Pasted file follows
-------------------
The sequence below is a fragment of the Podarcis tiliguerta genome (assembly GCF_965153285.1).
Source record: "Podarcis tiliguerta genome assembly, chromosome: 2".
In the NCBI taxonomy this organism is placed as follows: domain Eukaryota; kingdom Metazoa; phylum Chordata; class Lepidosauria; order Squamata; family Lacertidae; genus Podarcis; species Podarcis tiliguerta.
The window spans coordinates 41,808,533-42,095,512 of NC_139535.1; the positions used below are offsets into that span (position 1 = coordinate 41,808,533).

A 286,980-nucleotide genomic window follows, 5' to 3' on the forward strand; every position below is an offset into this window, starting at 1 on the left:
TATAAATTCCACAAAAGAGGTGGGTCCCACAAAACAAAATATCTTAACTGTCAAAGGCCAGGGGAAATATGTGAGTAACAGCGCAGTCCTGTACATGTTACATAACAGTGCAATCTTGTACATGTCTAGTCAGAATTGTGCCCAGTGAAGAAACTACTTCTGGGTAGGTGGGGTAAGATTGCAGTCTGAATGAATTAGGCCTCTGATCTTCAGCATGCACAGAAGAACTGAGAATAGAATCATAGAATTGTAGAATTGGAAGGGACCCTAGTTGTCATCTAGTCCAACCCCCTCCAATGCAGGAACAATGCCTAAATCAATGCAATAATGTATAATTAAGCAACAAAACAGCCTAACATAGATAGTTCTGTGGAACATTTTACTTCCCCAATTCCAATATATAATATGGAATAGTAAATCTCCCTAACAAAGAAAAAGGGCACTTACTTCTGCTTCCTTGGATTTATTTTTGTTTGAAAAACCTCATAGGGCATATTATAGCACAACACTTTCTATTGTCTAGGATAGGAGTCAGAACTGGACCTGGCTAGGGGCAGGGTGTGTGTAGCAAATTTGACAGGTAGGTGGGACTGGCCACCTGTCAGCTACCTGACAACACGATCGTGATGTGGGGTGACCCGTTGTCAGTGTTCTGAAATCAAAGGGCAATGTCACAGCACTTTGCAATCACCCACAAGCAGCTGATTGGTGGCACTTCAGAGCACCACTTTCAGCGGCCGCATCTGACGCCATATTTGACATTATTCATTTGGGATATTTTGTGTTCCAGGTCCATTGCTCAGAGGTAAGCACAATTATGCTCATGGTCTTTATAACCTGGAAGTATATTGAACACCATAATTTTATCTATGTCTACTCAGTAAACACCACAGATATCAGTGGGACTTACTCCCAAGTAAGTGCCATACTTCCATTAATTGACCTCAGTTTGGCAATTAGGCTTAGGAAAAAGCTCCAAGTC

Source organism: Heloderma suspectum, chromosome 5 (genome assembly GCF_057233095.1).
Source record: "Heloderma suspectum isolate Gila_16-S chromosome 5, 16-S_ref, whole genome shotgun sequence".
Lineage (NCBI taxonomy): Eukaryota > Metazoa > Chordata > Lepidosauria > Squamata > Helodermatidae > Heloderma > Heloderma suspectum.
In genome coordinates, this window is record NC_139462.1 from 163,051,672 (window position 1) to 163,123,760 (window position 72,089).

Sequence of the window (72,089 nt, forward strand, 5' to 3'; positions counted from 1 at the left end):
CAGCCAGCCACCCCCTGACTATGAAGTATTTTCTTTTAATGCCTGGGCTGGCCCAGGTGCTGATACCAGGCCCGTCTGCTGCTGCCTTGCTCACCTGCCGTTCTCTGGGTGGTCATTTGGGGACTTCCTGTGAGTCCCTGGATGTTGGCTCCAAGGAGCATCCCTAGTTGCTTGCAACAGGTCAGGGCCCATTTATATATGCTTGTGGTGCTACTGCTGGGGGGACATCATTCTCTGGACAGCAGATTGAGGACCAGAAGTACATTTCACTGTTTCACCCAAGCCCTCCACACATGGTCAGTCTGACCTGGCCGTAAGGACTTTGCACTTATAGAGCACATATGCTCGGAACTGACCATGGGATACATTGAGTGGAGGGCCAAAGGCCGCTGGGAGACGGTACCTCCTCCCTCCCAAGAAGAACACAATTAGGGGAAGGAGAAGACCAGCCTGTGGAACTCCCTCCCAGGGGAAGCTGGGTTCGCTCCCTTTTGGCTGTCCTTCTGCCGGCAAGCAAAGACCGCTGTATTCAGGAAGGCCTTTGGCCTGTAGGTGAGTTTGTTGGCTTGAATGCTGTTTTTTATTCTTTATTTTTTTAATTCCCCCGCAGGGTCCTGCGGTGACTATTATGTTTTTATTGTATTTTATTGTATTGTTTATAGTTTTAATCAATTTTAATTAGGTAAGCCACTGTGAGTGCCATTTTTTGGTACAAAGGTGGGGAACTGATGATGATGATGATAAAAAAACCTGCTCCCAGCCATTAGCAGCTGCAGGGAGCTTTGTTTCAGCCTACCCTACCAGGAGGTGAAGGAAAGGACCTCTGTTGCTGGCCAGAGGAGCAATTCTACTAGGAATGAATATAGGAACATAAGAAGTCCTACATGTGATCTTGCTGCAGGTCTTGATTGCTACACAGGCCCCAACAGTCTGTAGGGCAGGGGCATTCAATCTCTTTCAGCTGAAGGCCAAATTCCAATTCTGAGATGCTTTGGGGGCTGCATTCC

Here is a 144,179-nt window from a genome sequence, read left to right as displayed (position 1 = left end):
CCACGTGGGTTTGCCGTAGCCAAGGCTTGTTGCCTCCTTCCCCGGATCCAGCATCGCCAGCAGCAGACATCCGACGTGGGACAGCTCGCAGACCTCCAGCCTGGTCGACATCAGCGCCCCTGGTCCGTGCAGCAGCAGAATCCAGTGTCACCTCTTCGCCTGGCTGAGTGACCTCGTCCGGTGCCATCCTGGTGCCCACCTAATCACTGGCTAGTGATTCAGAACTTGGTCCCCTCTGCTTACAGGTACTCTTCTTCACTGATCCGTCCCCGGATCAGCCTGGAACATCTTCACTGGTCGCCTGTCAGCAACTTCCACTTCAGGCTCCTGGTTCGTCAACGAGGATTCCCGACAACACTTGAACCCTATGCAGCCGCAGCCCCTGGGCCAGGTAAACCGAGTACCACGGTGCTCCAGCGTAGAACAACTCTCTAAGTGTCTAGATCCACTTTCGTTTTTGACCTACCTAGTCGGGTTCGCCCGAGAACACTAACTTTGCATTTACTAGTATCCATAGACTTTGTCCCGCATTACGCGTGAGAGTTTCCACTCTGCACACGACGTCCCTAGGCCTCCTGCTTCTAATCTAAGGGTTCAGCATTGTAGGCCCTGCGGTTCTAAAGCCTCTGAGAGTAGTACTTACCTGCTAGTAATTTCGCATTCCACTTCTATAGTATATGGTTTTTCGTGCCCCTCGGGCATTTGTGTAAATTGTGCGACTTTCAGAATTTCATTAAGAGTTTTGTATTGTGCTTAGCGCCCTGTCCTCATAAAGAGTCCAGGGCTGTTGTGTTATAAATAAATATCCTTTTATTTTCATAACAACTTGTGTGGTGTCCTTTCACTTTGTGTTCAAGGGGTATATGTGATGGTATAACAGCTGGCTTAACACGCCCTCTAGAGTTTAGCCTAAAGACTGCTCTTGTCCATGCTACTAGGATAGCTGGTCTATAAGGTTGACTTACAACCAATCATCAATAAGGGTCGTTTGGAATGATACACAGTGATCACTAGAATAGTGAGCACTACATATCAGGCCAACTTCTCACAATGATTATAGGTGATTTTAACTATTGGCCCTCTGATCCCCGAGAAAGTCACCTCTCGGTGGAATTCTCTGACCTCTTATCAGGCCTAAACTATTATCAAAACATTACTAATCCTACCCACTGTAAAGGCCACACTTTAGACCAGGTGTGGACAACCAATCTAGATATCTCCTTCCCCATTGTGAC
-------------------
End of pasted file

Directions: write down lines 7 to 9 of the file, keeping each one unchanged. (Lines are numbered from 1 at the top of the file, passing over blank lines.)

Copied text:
Source organism: Heloderma suspectum, chromosome 5 (genome assembly GCF_057233095.1).
Source record: "Heloderma suspectum isolate Gila_16-S chromosome 5, 16-S_ref, whole genome shotgun sequence".
Lineage (NCBI taxonomy): Eukaryota > Metazoa > Chordata > Lepidosauria > Squamata > Helodermatidae > Heloderma > Heloderma suspectum.